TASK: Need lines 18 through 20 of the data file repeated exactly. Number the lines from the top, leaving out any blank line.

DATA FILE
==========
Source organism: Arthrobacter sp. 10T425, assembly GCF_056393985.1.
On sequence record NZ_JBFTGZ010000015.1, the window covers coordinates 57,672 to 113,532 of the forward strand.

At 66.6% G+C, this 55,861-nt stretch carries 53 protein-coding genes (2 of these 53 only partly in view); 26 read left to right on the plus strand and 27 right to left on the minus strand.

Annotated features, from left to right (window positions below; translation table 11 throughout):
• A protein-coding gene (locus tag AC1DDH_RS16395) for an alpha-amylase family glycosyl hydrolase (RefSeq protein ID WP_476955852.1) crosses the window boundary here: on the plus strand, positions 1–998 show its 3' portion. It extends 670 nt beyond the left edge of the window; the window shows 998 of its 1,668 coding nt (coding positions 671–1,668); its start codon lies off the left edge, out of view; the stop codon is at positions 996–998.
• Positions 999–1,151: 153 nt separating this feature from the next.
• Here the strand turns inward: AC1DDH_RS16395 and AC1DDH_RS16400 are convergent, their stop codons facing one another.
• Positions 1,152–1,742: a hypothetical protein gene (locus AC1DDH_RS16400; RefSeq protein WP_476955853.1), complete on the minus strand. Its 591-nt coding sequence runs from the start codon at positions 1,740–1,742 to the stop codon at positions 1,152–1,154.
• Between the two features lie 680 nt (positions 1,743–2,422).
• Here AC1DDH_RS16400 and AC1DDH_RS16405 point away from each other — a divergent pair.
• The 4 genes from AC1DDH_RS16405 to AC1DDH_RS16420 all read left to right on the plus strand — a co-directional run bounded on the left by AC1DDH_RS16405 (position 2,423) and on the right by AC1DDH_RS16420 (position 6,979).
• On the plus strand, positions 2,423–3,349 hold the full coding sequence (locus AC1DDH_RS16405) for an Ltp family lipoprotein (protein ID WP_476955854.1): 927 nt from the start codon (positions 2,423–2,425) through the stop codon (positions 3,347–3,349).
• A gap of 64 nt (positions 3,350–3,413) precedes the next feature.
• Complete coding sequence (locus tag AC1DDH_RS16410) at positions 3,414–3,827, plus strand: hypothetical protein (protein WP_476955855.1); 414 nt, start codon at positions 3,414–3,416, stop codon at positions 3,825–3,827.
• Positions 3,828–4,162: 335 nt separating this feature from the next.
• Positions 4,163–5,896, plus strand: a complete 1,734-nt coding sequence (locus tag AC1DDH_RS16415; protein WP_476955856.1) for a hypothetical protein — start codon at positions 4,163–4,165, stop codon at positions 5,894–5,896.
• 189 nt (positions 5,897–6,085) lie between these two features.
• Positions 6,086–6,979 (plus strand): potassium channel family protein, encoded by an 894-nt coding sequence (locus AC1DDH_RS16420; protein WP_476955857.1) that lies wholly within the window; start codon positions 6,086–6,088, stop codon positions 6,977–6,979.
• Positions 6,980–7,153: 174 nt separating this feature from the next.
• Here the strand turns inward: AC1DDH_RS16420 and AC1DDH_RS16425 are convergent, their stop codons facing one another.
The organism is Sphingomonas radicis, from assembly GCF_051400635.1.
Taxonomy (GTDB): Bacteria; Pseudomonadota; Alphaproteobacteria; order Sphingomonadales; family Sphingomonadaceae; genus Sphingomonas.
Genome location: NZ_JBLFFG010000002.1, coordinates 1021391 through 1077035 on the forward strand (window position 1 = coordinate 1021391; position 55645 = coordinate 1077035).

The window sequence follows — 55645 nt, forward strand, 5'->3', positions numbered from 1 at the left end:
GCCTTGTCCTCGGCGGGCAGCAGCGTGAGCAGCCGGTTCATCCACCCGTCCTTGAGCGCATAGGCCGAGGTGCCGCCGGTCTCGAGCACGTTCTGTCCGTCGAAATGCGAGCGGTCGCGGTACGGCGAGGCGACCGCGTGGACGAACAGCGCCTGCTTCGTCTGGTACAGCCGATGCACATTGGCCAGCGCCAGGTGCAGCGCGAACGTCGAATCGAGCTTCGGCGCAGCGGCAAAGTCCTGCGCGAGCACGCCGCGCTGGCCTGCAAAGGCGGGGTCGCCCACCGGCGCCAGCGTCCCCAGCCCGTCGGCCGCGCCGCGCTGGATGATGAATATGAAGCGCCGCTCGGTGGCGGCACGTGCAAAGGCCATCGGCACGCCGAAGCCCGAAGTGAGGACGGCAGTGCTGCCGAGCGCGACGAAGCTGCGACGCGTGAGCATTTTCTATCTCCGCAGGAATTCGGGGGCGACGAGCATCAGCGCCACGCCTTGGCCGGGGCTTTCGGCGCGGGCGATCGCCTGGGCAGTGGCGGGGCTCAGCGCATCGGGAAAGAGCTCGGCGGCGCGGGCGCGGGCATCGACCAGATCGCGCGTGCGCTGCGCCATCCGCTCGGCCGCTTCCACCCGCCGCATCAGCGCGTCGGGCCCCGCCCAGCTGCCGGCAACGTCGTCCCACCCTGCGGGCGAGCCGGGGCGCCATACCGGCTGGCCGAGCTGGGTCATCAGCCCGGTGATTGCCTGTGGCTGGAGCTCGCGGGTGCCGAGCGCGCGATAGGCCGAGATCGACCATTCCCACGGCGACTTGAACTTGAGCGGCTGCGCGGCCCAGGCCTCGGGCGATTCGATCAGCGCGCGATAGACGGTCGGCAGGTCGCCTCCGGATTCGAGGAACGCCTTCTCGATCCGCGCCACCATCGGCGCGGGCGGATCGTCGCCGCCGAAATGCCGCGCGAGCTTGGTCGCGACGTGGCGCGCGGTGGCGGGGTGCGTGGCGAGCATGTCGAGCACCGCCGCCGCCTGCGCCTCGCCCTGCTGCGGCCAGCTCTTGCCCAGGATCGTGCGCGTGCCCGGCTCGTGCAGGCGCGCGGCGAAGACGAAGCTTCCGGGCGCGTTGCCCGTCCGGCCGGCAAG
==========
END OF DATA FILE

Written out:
• Positions 6,086–6,979 (plus strand): potassium channel family protein, encoded by an 894-nt coding sequence (locus AC1DDH_RS16420; protein WP_476955857.1) that lies wholly within the window; start codon positions 6,086–6,088, stop codon positions 6,977–6,979.
• Positions 6,980–7,153: 174 nt separating this feature from the next.
• Here the strand turns inward: AC1DDH_RS16420 and AC1DDH_RS16425 are convergent, their stop codons facing one another.